Last weekend, I had the opportunity to attend the annual legislative session of the Council of Chief State School Officers (CCSSO). While in Washington, D.C., I also took the time to meet with legislative staff. The topic of the meeting and my visits to the “Hill” was reauthorization of the federal Elementary and Secondary Education Act (ESEA), which also is known as No Child Left Behind (NCLB).
I have written many times that the intent of NCLB was powerful; however, we now need to push forward with a focus on college and career readiness that 2009’s Senate Bill 1 required. What is great about our position in Kentucky is that we now are leading the reform effort through our work on the Common Core Academic Standards and the work on the next-generation accountability model. It was evident in conversations with key senators, House members, legislative staff and other chief state school officers that there is a great deal of agreement on the components that will replace No Child Left Behind.
President Barack Obama has set a goal that the law would be reauthorized prior to the start of the 2011-12 school year. U.S. Secretary of Education Arne Duncan has talked a great deal about the need for reauthorization and the focus on college and career readiness. Sec. Duncan also has projected that 82 percent of schools across the nation will not make adequate yearly progress (AYP) this year and thus be labeled as “failing” schools by local media. In Kentucky, our projection is that 87 percent of school districts and 60 percent of individual schools will not meet AYP this year and will be labeled as failing districts and schools by media.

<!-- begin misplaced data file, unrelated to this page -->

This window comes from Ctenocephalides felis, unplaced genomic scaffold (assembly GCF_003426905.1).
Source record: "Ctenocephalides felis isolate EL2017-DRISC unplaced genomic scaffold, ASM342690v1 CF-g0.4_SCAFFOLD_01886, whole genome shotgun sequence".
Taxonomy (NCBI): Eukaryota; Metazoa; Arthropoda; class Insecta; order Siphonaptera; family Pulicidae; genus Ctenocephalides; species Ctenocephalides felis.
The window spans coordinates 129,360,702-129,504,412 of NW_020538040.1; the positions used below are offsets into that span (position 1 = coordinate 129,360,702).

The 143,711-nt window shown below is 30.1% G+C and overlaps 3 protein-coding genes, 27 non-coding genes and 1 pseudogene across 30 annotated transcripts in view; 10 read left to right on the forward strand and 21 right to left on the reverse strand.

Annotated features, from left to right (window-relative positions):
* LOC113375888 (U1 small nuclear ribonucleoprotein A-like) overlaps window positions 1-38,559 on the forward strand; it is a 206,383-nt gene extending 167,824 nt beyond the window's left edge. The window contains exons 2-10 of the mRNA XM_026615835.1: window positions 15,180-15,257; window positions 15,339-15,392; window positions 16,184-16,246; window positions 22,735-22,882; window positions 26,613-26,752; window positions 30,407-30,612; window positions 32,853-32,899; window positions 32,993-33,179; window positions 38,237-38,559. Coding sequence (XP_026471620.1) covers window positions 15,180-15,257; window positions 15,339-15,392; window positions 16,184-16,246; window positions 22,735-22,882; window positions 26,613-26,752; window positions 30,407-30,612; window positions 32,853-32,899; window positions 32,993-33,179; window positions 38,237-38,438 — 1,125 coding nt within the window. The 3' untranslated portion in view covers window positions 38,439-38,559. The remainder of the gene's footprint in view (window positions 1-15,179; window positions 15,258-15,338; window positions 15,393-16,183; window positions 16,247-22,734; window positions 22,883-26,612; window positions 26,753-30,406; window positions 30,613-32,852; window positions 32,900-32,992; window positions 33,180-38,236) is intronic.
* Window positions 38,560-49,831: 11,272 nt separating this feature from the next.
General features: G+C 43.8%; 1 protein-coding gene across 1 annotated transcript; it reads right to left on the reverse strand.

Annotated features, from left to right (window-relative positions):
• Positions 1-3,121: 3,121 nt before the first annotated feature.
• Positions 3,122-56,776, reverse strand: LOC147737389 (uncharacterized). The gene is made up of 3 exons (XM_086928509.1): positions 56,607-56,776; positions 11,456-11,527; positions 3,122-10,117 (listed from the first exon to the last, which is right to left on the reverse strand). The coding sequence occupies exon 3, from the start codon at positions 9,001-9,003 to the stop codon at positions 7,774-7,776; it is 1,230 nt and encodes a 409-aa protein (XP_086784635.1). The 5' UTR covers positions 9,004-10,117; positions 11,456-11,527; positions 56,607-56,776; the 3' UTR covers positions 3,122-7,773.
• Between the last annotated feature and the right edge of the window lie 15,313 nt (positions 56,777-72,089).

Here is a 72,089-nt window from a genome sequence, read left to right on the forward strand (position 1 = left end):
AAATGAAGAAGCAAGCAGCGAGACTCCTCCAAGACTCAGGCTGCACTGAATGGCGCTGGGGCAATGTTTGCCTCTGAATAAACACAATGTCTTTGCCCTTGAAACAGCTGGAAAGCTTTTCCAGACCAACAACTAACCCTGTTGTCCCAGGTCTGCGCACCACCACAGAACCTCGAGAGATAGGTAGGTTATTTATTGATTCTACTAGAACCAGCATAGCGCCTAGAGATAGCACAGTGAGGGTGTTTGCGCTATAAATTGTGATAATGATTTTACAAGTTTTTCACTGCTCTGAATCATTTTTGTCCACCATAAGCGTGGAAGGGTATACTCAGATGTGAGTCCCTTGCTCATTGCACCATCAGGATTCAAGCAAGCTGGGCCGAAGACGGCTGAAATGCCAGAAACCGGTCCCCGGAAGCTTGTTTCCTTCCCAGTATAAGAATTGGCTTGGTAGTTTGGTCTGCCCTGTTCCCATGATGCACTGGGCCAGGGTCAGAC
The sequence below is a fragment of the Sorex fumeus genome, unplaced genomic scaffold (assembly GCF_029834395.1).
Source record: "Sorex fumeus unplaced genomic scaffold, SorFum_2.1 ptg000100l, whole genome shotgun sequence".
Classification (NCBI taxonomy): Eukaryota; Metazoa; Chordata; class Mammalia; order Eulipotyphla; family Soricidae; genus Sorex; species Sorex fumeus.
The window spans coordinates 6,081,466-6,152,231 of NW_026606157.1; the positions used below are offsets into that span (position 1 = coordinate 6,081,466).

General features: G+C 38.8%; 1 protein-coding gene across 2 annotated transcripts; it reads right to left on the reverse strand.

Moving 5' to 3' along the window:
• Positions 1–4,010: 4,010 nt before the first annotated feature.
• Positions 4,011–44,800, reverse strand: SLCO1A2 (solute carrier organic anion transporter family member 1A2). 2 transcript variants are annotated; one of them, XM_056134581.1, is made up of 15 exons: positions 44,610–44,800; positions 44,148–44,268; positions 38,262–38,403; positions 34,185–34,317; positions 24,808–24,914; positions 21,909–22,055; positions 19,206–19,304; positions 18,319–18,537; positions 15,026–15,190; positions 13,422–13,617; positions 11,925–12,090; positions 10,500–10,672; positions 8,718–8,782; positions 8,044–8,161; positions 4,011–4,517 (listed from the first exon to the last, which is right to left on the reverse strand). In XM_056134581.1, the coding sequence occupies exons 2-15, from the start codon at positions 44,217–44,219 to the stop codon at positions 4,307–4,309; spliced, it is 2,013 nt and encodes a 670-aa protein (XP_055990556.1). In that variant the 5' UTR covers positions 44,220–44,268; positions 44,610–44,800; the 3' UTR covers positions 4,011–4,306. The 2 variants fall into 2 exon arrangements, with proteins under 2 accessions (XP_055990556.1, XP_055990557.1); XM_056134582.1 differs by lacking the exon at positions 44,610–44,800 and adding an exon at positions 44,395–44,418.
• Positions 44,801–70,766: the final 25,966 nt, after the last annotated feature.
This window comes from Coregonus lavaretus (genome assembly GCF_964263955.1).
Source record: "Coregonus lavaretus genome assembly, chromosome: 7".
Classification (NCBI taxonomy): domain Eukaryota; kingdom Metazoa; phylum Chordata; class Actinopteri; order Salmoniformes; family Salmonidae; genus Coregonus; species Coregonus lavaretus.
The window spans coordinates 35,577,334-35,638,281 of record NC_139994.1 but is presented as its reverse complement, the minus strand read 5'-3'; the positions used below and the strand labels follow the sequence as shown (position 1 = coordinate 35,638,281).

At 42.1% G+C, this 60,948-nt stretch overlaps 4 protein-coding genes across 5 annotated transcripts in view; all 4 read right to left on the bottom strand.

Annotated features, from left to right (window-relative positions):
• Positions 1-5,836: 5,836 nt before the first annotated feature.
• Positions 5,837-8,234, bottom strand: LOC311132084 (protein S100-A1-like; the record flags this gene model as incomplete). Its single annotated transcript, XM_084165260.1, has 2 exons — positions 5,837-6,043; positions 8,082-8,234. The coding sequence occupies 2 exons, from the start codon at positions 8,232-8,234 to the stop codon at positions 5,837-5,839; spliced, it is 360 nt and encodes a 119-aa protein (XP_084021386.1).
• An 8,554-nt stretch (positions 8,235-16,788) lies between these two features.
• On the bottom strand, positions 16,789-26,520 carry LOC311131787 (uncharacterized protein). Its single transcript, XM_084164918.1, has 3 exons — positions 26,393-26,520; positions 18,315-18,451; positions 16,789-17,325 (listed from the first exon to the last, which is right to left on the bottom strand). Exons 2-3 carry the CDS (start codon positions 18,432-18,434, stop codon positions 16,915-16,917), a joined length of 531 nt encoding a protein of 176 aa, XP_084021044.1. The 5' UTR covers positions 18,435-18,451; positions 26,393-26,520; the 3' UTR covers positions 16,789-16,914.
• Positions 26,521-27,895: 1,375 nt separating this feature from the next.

Let me be clear that no one is wanting to lower standards. The push in Kentucky is to raise standards and raise expectations that ALL children will graduate from high school with the skills needed to be college- and/or career-ready.
Now is the time for action. Principals, superintendents, teachers and parents need to be communicating with their Congressional delegation that No Child Left Behind needs to be reauthorized. The following three points will be most effective:
* While NCLB had the right vision, the details of implementation have not been consistent or rigorous enough across the states.
* A reauthorization of NCLB should set high expectations for college and career readiness but leave flexibility to the states on how to meet the goals and expend funds.
* If Congress does not reauthorize NCLB, then states should be allowed to submit new accountability models for rigorous peer review and approval. The Kentucky Board of Education (KBE) will review a proposed accountability model at its April 13 meeting – see that model on KDE’s Unbridled Learning page.
The coming months are crucial. At its April and June meetings, the KBE will consider, for approval, the next-generation accountability model. We will need either reauthorization of NCLB or a waiver of requirements to implement this model, which meets the requirements of 2009’s Senate Bill 1.
But most of all, our children are waiting on us to improve their chances for success beyond high school. Thanks in advance for your advocacy.